GraphPad Prism (GraphPad Software, Inc.) and SPSS (IBM, USA) were used for data analysis. The Student’s t-test was used for intergroup comparisons. The Mann–Whitney U test was used to compare nonnormally distributed data. The area under the curve (AUC) value was computed based on receiver operating characteristic (ROC) analysis using the pROC package in R version 3.6.1. Pearson’s chi-square test was used for the correlation analysis of clinicopathological features and AKAP8L expression. Kaplan–Meier survival curve was used for survival analysis. Univariate and multivariate analyses were carried out based on Cox proportional hazard regression. P-value < 0.05 was considered statistically significant.
mRNA expression level of AKAP8L in ESCC
We first analyzed the gene expression levels of AKAP8L in different human cancer tissues as compared with those in normal tissues based on data obtained from the TCGA database. The mRNA expression of AKAP8L was significantly higher in multiple type of cancer tissues than in the corresponding normal tissues, including esophageal carcinoma (ESCA) (Fig. 1A). The level of AKAP8L expression was further validated in two independent GEO datasets: GSE23400 and GSE20347. AKAP8L expression was higher in ESCC tumor tissues than in normal tissues in both datasets (Fig. 1B and C). ROC analysis revealed that AKAP8L possessed high sensitivity and specificity for predicting patient outcomes (AUC 0.914; Fig. 1D). In addition, the prognostic value of AKAP8L expression was analyzed in ESCC using the Kaplan–Meier plotter database. High AKAP8L expression correlated with poorer prognosis in ESCC (hazard ratio [HR] = 3.62, 95% confidence interval [CI] = 1.43 to 9.21, p = 0.0039; Fig. 1E).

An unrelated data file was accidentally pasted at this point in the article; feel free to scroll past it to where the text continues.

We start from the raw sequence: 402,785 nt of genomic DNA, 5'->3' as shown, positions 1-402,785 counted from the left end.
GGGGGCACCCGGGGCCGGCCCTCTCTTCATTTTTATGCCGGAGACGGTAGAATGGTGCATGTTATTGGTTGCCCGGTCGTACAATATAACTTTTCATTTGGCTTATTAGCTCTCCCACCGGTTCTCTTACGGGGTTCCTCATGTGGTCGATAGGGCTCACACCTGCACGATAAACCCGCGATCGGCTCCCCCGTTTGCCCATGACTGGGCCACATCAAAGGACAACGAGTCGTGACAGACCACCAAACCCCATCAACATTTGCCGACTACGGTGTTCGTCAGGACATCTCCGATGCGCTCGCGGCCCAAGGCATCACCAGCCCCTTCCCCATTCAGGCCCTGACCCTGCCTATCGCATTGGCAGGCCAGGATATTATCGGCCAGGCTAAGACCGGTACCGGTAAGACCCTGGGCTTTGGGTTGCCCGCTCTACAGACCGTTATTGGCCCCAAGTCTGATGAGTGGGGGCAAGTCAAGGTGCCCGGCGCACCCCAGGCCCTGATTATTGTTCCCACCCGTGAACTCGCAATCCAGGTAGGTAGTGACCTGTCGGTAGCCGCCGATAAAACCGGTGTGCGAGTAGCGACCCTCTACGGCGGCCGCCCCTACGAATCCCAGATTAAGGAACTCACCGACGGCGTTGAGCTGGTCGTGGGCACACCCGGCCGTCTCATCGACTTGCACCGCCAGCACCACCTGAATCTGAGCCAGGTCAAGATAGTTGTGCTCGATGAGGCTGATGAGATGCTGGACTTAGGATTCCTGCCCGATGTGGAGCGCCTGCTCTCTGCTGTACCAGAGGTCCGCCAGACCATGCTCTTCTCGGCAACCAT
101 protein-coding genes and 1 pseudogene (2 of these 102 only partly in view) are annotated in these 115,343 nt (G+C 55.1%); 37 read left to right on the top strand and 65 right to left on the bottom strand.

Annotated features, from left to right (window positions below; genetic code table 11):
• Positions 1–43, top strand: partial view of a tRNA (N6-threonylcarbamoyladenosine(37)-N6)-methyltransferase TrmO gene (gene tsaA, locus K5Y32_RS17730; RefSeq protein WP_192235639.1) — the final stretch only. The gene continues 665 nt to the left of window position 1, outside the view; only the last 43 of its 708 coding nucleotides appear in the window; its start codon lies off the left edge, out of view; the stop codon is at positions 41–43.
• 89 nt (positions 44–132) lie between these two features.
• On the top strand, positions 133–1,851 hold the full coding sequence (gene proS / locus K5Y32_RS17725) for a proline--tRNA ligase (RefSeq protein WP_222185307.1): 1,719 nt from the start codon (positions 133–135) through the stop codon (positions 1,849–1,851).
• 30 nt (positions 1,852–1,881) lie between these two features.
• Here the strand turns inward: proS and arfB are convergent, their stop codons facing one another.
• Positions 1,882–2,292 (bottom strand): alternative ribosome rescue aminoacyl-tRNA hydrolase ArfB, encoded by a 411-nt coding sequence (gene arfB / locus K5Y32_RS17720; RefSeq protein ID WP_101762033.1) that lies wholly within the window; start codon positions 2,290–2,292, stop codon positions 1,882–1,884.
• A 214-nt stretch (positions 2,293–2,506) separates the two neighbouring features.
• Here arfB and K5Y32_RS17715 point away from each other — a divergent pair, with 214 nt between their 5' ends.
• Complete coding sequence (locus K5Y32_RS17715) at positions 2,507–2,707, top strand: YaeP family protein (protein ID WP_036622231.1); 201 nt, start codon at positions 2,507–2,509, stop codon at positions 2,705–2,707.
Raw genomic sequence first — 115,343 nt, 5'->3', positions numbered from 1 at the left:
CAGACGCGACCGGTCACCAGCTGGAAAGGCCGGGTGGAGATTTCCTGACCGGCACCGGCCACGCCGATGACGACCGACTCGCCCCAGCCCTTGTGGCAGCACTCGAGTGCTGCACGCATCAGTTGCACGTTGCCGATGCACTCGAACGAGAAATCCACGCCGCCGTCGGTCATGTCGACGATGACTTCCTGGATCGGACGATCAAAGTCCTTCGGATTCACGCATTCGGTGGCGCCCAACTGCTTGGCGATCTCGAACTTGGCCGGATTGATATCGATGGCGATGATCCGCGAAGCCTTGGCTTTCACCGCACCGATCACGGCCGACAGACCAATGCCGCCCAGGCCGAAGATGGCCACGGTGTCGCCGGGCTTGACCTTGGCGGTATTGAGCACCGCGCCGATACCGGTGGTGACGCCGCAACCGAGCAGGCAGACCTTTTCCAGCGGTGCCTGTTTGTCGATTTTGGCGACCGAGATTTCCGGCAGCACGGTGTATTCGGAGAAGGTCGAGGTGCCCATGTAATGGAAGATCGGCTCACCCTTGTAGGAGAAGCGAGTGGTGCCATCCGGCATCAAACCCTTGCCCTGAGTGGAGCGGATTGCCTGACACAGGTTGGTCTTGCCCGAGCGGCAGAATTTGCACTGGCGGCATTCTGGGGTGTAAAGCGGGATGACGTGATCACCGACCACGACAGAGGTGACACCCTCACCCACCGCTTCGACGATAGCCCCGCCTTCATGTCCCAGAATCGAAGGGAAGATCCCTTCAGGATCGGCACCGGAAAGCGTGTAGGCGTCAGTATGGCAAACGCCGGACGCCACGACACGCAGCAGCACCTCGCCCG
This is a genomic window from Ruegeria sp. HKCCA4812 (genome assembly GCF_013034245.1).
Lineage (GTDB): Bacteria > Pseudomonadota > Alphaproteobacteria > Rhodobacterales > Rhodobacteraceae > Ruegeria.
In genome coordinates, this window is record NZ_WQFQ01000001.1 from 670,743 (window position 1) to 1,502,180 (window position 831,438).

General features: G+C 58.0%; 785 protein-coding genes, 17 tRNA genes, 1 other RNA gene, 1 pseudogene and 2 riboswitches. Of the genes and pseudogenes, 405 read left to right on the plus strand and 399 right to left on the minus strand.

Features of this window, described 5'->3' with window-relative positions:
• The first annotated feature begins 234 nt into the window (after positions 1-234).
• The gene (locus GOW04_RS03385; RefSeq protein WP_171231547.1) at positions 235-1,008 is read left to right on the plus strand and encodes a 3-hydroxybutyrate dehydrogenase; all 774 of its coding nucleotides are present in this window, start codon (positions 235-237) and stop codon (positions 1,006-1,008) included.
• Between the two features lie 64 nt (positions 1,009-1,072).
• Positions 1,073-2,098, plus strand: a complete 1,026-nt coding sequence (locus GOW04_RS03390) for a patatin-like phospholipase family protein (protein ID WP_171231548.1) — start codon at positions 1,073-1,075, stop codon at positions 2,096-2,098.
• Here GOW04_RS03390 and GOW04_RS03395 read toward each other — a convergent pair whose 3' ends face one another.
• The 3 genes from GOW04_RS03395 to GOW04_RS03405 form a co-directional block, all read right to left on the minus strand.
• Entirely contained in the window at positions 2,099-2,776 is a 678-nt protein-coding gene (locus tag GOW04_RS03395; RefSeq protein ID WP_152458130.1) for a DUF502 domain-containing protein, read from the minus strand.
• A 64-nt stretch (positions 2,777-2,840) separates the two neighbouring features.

AKAP8L expression levels in tissue samples of ESCC patients
Next, we evaluated the level of AKAP8L expression in the ESCC tissue microarray by immunohistochemical assay. The results showed that positive staining of AKAP8L was predominately present in the nucleus of tumor cells, which was observed in 93.97% (109/116) of ESCC tissues. Figure 2A shows different IHC staining intensities of AKAP8L. The AKAP8L IHC scores were comparable between ESCC patients in the T1–2 and T3–4 stages (Fig. 2B). The IHC score of AKAP8L was significantly higher in N1/2 ESCC than in N0 ESCC patients (Fig. 2C). Furthermore, TNM stage III/IV ESCC patients had higher AKAP8L expression than those with TNM I/II ESCC (Fig. 2D).
Correlation between AKAP8L expression and clinical characteristics of ESCC patients
We further analyzed the correlations between the AKAP8L expression levels and the clinicopathological parameters of the 116 ESCC patients. The median IHC score of 4 was applied as the cut-off value for AKAP8L expression. AKAP8L expression was high in 55 (47.41%) tissue samples of ESCC patients. We next evaluated the association of AKAP8L expression in tumor tissues with the following clinicopathologic parameters: gender, the age of diagnosed, tumor-differentiation grade, T stage, N stage, distant metastasis, and clinical stage. The correlation between clinicopathological features and AKAP8L expression in 116 ESCC patients are summarized in Table 2. High AKAP8L expression was associated with a higher N stage than was low AKAP8L expression (p = 0.041). AKAP8L expression level showed no significant correlation with other clinicopathologic features.
Prognostic value of AKAP8L in ESCC